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A resource for studying Milton's Paradise Lost

sinks into

Sarah Howe
pictures falling angels

Ned Allen
encounters the early

Ewan Bleiman on

Simon Jackson
makes heavenly

Jon Laurence
tackles Satan's

the shades of death

David Parry on the
long road ahead

Sophie Read

Gabriel Roberts
hears the call of

Ruth Rushworth on
Milton's soaring Muse

Beth Sims
sympathises with Sin

Nicholas Zeng
searches out new

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We asked all of our contributors to tell us about their favourite lines of Milton and their experiences of reading his work.


Katharine Fletcher

Before their eyes in sudden view appear
The secrets of the hoary deep, a dark
Illimitable ocean without bound,
Without dimension, where length, breadth, and height,
And time and place are lost; where eldest Night
And Chaos, ancestors of Nature, hold
Eternal anarchy, amidst the noise
Of endless wars, and by confusion stand.            
                           ~Paradise Lost, II.890.

One of my favourite aspects of Paradise Lost is Milton's presentation of the realm of Chaos. It is really unsettling and much more than even the portrayal of Hell and the fallen angels, creates a feeling of genuine otherness.

The description of Night and Chaos as eldest and ancestral is a disturbing addition to Milton's Christian universe as it (dangerously) suggests the possibility of something as old as or maybe even older than God. The prospect of 'eternal anarchy' locates them, like God, outside of linear time, without even a moment of inception. Even Satan, although ultimately evil, is a creation of God. These beings are truly uncreated.

The imagery is also unsettling; how are you supposed to conceive of an ocean that is illimitable or picture a scene that is not ordered or bound by length, breadth, height, time and place? These dimensions are what we understand our world by and by suggesting something that exists without these, Milton confronts us with something truly beyond the possibility of human experience. Milton plays with this contrast in his word order. He lists the dimensions we know (length, breadth etc.) and so creates something secure and familiar, emphasizing the way in which we normally understand things. Then suddenly, all that familiarity is stripped away in one moment with the word 'lost' which has been delayed to the end of the clause. This is a very powerful effect and the reader experiences something akin to a chasm opening before them; in this way Milton, rather than explicitly describing this place (which is usually described in terms of what it is not), manages to create a sensation of its void and confusion.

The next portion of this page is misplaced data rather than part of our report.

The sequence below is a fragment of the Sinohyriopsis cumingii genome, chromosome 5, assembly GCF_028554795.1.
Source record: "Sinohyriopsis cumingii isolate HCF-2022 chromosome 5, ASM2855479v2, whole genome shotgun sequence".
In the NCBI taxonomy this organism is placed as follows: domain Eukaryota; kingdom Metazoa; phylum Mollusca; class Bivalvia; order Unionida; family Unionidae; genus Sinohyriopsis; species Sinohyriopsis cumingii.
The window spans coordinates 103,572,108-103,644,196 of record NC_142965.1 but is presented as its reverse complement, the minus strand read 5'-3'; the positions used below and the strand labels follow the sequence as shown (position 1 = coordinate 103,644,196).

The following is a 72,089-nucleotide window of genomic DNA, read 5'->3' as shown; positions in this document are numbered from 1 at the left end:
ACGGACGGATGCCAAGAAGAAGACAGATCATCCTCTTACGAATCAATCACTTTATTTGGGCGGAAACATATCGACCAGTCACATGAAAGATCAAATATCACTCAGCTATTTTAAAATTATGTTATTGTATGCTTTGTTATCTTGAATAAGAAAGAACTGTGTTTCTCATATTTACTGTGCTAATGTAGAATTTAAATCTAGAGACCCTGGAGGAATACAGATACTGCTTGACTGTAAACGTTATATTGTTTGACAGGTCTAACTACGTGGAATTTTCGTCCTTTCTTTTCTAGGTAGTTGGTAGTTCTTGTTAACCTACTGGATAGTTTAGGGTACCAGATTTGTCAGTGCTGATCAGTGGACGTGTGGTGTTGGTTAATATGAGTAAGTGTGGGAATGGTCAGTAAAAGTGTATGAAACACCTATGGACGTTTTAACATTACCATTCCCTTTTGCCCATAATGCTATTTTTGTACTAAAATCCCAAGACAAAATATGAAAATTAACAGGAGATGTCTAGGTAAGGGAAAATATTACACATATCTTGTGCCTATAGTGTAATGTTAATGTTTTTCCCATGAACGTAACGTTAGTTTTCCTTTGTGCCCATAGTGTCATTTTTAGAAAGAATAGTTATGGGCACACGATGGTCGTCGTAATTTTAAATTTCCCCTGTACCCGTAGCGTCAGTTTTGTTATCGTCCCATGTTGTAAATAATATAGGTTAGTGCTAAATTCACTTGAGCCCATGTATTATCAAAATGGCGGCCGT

Another thing I love is the vitality and potency of this chaos. It is not sterile and cavernous like Hell, but teeming with the potential for creation (it is the 'dark material' out of which God creates new worlds, II.916). Milton creates a feeling of this vitality in using (and indeed creating) words such as 'illimitable'. If he had used 'unlimited' for example, the feel would be much more static as it is an adjective made from the past tense of a verb. 'Illimitable' is something that applies in every instance of 'now' it is as alive as the matter it describes.

One of the nice things about this passage is that while the imagery is confusing and forceful, the language itself is actually pretty simple. The first time I read Paradise Lost there was an awful lot I didn't understand; there were so many references to mythology and literature that I didn't get and a lot of the syntax was very hard to untangle. But I've come to see that there is also a beautiful simplicity underlying much of what he wrote, which you can get at if you don't let yourself be intimidated by these things.







photograph of Katharine Fletcher

Writer, Executive Editor.

Katharine has recently completed her MPhil in Renaissance Literature at Cambridge where she also took her BA. Her academic interests include Milton (she wrote three dissertations on the chap in her time at Cambridge), the philosophy of language, and stage clowns. She works in Oxford, writing and presenting a podcast for an online media start-up. In her spare time she writes fiction.



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